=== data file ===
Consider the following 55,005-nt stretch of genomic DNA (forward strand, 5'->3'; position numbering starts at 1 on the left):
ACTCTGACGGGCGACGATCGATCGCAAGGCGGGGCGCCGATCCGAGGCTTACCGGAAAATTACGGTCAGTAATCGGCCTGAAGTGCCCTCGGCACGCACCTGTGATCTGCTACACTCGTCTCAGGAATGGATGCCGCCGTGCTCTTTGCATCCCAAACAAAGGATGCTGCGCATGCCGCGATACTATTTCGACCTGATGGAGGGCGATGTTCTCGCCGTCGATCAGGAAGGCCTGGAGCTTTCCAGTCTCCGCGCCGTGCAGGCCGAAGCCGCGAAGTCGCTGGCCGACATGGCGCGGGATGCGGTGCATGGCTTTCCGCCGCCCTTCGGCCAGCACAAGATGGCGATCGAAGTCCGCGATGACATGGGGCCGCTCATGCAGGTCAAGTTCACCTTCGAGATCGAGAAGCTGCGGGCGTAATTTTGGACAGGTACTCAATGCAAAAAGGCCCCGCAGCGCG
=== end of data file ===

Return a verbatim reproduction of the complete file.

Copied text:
Consider the following 55,005-nt stretch of genomic DNA (forward strand, 5'->3'; position numbering starts at 1 on the left):
ACTCTGACGGGCGACGATCGATCGCAAGGCGGGGCGCCGATCCGAGGCTTACCGGAAAATTACGGTCAGTAATCGGCCTGAAGTGCCCTCGGCACGCACCTGTGATCTGCTACACTCGTCTCAGGAATGGATGCCGCCGTGCTCTTTGCATCCCAAACAAAGGATGCTGCGCATGCCGCGATACTATTTCGACCTGATGGAGGGCGATGTTCTCGCCGTCGATCAGGAAGGCCTGGAGCTTTCCAGTCTCCGCGCCGTGCAGGCCGAAGCCGCGAAGTCGCTGGCCGACATGGCGCGGGATGCGGTGCATGGCTTTCCGCCGCCCTTCGGCCAGCACAAGATGGCGATCGAAGTCCGCGATGACATGGGGCCGCTCATGCAGGTCAAGTTCACCTTCGAGATCGAGAAGCTGCGGGCGTAATTTTGGACAGGTACTCAATGCAAAAAGGCCCCGCAGCGCG